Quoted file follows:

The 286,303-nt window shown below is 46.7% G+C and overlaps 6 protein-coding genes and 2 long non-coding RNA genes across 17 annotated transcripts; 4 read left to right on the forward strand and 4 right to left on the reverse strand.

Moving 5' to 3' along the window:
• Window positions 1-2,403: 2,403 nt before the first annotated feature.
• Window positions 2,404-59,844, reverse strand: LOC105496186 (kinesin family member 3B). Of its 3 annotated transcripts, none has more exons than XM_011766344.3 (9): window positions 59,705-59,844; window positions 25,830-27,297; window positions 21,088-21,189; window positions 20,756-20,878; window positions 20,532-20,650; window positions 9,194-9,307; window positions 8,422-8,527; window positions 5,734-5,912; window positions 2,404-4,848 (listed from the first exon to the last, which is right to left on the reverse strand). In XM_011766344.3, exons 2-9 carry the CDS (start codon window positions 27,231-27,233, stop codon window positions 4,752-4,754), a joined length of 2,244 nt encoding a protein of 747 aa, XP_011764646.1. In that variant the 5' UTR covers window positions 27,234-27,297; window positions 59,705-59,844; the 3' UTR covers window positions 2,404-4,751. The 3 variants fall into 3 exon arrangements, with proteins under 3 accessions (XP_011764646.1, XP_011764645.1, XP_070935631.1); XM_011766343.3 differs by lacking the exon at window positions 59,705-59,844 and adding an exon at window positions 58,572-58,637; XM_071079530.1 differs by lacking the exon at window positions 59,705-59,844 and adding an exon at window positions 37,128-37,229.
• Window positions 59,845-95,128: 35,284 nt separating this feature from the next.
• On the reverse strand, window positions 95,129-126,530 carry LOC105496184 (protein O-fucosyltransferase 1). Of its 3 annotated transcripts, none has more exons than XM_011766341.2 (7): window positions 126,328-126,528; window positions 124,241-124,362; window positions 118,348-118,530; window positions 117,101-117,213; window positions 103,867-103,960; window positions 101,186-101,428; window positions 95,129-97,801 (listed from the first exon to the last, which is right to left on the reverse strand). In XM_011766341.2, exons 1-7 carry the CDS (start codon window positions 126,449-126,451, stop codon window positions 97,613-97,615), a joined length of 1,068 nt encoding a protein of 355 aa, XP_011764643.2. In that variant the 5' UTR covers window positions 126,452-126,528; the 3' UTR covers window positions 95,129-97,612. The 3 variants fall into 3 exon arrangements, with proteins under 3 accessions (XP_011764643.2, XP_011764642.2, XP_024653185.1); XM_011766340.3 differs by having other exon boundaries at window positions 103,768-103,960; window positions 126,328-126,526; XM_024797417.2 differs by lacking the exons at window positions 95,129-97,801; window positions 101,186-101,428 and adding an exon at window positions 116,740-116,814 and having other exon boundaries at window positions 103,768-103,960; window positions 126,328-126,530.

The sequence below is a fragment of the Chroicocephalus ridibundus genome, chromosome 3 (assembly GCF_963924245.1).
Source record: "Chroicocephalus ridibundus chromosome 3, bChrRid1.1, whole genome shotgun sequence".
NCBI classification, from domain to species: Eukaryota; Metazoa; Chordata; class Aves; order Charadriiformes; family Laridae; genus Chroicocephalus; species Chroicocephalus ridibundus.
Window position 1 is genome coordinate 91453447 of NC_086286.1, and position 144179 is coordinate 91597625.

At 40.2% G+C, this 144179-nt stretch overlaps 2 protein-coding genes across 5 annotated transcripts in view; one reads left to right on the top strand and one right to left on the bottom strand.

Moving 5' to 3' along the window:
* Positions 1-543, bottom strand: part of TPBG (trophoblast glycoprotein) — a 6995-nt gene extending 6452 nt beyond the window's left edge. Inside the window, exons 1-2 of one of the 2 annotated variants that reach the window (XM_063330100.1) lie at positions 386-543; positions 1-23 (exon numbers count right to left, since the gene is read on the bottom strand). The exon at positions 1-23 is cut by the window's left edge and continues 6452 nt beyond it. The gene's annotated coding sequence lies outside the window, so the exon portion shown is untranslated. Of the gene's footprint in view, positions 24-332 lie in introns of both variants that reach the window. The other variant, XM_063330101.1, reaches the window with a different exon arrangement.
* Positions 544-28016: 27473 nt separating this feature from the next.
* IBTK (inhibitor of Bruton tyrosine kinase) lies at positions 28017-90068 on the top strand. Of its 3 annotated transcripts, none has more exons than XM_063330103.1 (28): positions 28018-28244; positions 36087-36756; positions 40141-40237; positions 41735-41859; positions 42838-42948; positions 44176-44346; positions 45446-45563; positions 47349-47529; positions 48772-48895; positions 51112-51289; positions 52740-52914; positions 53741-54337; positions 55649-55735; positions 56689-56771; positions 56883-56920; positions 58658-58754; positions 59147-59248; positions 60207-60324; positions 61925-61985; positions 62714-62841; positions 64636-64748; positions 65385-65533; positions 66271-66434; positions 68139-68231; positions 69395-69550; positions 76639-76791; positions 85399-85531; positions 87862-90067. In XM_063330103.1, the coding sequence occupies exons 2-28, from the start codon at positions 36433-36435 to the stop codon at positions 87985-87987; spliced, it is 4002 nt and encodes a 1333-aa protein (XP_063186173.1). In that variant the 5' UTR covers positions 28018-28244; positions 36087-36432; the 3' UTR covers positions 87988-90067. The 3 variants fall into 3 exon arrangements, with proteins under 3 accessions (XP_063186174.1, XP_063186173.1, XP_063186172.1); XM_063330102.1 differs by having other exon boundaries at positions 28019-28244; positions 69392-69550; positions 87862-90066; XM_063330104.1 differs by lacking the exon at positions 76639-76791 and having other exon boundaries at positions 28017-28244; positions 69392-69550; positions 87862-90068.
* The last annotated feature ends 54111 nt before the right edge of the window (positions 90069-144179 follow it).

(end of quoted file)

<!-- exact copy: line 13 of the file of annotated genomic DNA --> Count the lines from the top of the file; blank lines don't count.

* Positions 1-543, bottom strand: part of TPBG (trophoblast glycoprotein) — a 6995-nt gene extending 6452 nt beyond the window's left edge. Inside the window, exons 1-2 of one of the 2 annotated variants that reach the window (XM_063330100.1) lie at positions 386-543; positions 1-23 (exon numbers count right to left, since the gene is read on the bottom strand). The exon at positions 1-23 is cut by the window's left edge and continues 6452 nt beyond it. The gene's annotated coding sequence lies outside the window, so the exon portion shown is untranslated. Of the gene's footprint in view, positions 24-332 lie in introns of both variants that reach the window. The other variant, XM_063330101.1, reaches the window with a different exon arrangement.